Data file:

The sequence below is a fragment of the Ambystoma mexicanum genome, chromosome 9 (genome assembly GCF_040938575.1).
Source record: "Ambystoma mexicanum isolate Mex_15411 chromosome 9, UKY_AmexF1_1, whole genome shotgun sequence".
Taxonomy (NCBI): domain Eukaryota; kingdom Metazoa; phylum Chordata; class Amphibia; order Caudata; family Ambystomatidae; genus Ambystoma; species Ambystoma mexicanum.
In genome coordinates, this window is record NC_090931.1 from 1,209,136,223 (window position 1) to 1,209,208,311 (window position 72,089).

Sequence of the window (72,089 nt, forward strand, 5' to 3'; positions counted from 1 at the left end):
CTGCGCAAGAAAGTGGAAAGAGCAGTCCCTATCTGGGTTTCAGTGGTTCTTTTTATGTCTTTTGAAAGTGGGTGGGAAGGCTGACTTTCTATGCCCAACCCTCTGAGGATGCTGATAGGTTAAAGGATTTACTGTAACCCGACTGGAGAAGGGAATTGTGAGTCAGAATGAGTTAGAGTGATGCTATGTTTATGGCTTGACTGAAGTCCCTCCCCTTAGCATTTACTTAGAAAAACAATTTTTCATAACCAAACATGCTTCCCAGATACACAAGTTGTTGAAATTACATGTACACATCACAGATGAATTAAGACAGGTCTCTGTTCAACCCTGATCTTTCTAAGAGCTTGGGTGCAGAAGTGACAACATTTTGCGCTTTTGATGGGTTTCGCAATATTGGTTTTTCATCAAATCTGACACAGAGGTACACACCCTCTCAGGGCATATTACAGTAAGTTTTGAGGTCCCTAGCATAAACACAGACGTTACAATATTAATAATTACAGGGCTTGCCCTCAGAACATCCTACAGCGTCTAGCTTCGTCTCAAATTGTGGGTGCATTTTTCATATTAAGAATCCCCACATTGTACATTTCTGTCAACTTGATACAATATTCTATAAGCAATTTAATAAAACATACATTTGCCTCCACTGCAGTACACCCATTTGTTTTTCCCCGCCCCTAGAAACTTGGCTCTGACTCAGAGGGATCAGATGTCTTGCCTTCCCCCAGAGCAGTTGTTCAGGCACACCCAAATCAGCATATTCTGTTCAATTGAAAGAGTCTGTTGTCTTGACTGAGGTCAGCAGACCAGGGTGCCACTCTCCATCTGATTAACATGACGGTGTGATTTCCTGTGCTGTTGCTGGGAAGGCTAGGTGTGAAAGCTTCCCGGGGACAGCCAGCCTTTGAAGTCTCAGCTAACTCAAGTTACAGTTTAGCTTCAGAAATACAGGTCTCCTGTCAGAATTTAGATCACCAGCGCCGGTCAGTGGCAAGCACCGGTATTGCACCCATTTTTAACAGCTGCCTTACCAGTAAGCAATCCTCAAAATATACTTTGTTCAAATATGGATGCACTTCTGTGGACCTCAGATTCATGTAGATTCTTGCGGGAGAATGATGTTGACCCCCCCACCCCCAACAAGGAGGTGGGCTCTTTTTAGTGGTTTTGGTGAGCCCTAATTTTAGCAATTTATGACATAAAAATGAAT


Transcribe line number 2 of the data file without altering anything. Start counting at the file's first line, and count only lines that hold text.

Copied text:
Source record: "Ambystoma mexicanum isolate Mex_15411 chromosome 9, UKY_AmexF1_1, whole genome shotgun sequence".